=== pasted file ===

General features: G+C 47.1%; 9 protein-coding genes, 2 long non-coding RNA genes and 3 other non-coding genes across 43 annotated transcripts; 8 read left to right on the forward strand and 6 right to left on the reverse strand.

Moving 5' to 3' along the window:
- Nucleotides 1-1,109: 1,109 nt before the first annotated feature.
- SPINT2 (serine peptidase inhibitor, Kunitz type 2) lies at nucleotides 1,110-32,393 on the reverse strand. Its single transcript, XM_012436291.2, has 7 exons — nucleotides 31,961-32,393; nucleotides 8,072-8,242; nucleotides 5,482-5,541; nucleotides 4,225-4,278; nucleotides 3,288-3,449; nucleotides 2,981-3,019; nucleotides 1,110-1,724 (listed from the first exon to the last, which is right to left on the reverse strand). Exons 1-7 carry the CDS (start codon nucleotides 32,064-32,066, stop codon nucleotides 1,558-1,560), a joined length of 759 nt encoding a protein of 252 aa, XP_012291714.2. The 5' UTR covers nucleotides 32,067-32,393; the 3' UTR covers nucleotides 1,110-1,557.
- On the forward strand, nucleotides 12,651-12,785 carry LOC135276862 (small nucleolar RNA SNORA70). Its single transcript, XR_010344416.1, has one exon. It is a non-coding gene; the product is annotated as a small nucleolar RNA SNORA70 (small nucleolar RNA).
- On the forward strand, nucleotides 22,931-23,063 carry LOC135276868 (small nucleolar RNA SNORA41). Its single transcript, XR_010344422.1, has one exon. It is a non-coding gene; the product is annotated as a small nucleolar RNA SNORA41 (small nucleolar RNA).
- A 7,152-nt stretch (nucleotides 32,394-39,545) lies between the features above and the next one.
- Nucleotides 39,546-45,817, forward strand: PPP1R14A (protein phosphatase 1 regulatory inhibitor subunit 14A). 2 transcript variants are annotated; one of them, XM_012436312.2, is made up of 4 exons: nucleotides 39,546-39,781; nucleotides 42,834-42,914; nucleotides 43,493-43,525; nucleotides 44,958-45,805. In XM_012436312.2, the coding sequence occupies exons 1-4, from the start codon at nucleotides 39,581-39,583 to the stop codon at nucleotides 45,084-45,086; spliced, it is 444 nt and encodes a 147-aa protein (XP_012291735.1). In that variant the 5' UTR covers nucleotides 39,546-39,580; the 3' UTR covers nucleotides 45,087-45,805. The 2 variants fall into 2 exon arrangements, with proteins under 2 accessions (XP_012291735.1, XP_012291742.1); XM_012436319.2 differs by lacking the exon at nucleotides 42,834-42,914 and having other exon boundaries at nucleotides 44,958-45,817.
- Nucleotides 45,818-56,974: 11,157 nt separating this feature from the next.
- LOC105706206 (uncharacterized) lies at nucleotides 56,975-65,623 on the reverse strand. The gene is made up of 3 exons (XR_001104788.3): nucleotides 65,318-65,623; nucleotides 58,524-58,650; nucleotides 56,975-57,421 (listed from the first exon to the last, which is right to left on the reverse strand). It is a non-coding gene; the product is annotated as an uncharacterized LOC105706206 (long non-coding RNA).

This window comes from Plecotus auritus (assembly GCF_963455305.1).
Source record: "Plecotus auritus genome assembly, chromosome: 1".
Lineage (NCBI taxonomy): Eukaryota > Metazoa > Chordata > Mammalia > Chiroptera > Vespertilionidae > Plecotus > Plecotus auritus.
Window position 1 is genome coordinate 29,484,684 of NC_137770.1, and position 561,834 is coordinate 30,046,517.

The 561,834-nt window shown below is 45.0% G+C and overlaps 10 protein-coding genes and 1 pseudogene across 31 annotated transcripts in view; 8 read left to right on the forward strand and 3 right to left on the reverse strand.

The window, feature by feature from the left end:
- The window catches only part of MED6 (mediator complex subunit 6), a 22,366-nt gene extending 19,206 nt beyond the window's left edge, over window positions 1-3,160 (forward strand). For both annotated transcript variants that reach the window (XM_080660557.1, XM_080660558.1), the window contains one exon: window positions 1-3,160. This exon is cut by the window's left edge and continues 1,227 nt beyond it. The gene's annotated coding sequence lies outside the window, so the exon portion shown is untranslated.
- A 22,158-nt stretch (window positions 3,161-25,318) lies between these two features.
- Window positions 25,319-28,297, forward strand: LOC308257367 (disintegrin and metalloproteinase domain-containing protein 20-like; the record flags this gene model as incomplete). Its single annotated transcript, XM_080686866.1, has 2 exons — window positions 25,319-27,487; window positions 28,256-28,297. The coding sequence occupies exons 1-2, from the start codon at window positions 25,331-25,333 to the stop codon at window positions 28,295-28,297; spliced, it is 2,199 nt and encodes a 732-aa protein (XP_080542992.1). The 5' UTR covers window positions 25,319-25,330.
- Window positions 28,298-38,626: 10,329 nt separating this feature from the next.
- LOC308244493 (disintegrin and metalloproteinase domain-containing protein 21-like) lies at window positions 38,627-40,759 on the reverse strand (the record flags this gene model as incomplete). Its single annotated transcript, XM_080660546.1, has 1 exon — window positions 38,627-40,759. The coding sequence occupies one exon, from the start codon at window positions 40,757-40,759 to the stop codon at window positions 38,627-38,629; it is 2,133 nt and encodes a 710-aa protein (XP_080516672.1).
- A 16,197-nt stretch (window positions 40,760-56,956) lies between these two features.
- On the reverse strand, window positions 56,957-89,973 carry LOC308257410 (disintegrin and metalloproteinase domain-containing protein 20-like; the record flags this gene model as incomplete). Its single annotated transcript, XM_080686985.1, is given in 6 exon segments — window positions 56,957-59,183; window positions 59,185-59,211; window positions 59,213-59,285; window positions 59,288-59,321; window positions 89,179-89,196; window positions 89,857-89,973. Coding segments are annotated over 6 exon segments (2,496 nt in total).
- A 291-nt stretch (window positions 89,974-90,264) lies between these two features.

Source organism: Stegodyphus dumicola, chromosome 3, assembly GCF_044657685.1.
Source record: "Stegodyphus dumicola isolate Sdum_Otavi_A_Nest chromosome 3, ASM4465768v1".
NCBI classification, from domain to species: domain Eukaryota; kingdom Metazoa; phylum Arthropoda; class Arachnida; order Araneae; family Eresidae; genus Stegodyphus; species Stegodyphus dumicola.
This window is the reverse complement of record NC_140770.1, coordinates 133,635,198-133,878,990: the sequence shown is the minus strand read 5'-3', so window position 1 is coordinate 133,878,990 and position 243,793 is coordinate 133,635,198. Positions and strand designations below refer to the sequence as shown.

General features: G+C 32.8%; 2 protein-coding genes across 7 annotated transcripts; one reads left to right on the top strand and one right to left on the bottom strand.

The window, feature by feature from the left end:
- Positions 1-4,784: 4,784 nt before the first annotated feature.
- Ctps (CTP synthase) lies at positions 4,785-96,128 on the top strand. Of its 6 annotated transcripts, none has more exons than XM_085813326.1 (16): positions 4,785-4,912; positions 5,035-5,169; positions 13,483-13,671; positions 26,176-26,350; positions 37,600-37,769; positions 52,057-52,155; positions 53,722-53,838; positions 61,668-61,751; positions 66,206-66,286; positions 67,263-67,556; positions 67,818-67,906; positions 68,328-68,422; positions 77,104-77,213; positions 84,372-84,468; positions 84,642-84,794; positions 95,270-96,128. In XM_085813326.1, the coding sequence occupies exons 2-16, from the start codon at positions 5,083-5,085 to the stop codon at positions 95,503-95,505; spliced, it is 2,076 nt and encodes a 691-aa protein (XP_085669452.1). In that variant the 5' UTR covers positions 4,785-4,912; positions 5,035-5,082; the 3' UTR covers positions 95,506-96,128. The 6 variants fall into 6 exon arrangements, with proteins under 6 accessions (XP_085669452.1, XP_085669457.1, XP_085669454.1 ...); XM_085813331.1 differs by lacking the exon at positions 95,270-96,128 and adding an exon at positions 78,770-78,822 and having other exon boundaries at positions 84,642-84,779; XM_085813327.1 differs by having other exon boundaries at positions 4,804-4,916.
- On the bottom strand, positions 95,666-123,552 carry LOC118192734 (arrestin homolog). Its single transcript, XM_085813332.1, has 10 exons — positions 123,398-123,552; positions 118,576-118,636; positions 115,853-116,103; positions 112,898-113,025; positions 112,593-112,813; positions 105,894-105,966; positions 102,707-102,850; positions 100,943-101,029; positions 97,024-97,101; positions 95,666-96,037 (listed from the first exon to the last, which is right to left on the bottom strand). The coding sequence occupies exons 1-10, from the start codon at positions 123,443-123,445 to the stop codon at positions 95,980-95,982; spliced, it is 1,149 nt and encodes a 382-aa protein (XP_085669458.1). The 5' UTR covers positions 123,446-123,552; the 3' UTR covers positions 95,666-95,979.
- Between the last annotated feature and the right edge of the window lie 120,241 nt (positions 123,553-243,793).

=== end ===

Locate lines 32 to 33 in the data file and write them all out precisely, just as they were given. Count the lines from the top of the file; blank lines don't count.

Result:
- Ctps (CTP synthase) lies at positions 4,785-96,128 on the top strand. Of its 6 annotated transcripts, none has more exons than XM_085813326.1 (16): positions 4,785-4,912; positions 5,035-5,169; positions 13,483-13,671; positions 26,176-26,350; positions 37,600-37,769; positions 52,057-52,155; positions 53,722-53,838; positions 61,668-61,751; positions 66,206-66,286; positions 67,263-67,556; positions 67,818-67,906; positions 68,328-68,422; positions 77,104-77,213; positions 84,372-84,468; positions 84,642-84,794; positions 95,270-96,128. In XM_085813326.1, the coding sequence occupies exons 2-16, from the start codon at positions 5,083-5,085 to the stop codon at positions 95,503-95,505; spliced, it is 2,076 nt and encodes a 691-aa protein (XP_085669452.1). In that variant the 5' UTR covers positions 4,785-4,912; positions 5,035-5,082; the 3' UTR covers positions 95,506-96,128. The 6 variants fall into 6 exon arrangements, with proteins under 6 accessions (XP_085669452.1, XP_085669457.1, XP_085669454.1 ...); XM_085813331.1 differs by lacking the exon at positions 95,270-96,128 and adding an exon at positions 78,770-78,822 and having other exon boundaries at positions 84,642-84,779; XM_085813327.1 differs by having other exon boundaries at positions 4,804-4,916.
- On the bottom strand, positions 95,666-123,552 carry LOC118192734 (arrestin homolog). Its single transcript, XM_085813332.1, has 10 exons — positions 123,398-123,552; positions 118,576-118,636; positions 115,853-116,103; positions 112,898-113,025; positions 112,593-112,813; positions 105,894-105,966; positions 102,707-102,850; positions 100,943-101,029; positions 97,024-97,101; positions 95,666-96,037 (listed from the first exon to the last, which is right to left on the bottom strand). The coding sequence occupies exons 1-10, from the start codon at positions 123,443-123,445 to the stop codon at positions 95,980-95,982; spliced, it is 1,149 nt and encodes a 382-aa protein (XP_085669458.1). The 5' UTR covers positions 123,446-123,552; the 3' UTR covers positions 95,666-95,979.